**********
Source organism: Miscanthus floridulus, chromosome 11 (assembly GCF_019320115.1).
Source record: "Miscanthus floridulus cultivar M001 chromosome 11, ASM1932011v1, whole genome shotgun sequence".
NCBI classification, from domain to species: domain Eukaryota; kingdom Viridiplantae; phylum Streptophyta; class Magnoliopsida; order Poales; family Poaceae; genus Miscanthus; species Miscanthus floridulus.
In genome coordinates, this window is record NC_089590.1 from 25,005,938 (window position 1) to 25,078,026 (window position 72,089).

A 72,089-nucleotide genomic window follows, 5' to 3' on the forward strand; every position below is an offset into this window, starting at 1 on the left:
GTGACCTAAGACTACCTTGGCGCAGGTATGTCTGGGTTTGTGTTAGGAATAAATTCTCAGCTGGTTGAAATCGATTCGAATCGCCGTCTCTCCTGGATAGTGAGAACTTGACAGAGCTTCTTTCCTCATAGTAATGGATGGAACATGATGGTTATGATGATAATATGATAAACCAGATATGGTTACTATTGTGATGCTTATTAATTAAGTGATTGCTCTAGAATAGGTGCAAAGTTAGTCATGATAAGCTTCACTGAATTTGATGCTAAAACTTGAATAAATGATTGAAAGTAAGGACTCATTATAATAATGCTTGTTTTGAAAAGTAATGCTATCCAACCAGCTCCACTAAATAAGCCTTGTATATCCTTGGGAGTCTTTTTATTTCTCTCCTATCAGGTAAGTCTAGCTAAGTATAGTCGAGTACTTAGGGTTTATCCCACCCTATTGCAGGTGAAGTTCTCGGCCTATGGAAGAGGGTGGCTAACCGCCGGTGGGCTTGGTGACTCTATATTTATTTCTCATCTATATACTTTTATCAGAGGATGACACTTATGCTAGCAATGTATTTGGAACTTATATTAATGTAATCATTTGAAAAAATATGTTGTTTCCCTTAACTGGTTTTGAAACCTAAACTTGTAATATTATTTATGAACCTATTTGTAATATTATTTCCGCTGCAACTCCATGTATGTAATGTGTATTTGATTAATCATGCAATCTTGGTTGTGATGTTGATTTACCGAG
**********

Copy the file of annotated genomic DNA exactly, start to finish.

Source organism: Miscanthus floridulus, chromosome 11 (assembly GCF_019320115.1).
Source record: "Miscanthus floridulus cultivar M001 chromosome 11, ASM1932011v1, whole genome shotgun sequence".
NCBI classification, from domain to species: domain Eukaryota; kingdom Viridiplantae; phylum Streptophyta; class Magnoliopsida; order Poales; family Poaceae; genus Miscanthus; species Miscanthus floridulus.
In genome coordinates, this window is record NC_089590.1 from 25,005,938 (window position 1) to 25,078,026 (window position 72,089).

A 72,089-nucleotide genomic window follows, 5' to 3' on the forward strand; every position below is an offset into this window, starting at 1 on the left:
GTGACCTAAGACTACCTTGGCGCAGGTATGTCTGGGTTTGTGTTAGGAATAAATTCTCAGCTGGTTGAAATCGATTCGAATCGCCGTCTCTCCTGGATAGTGAGAACTTGACAGAGCTTCTTTCCTCATAGTAATGGATGGAACATGATGGTTATGATGATAATATGATAAACCAGATATGGTTACTATTGTGATGCTTATTAATTAAGTGATTGCTCTAGAATAGGTGCAAAGTTAGTCATGATAAGCTTCACTGAATTTGATGCTAAAACTTGAATAAATGATTGAAAGTAAGGACTCATTATAATAATGCTTGTTTTGAAAAGTAATGCTATCCAACCAGCTCCACTAAATAAGCCTTGTATATCCTTGGGAGTCTTTTTATTTCTCTCCTATCAGGTAAGTCTAGCTAAGTATAGTCGAGTACTTAGGGTTTATCCCACCCTATTGCAGGTGAAGTTCTCGGCCTATGGAAGAGGGTGGCTAACCGCCGGTGGGCTTGGTGACTCTATATTTATTTCTCATCTATATACTTTTATCAGAGGATGACACTTATGCTAGCAATGTATTTGGAACTTATATTAATGTAATCATTTGAAAAAATATGTTGTTTCCCTTAACTGGTTTTGAAACCTAAACTTGTAATATTATTTATGAACCTATTTGTAATATTATTTCCGCTGCAACTCCATGTATGTAATGTGTATTTGATTAATCATGCAATCTTGGTTGTGATGTTGATTTACCGAG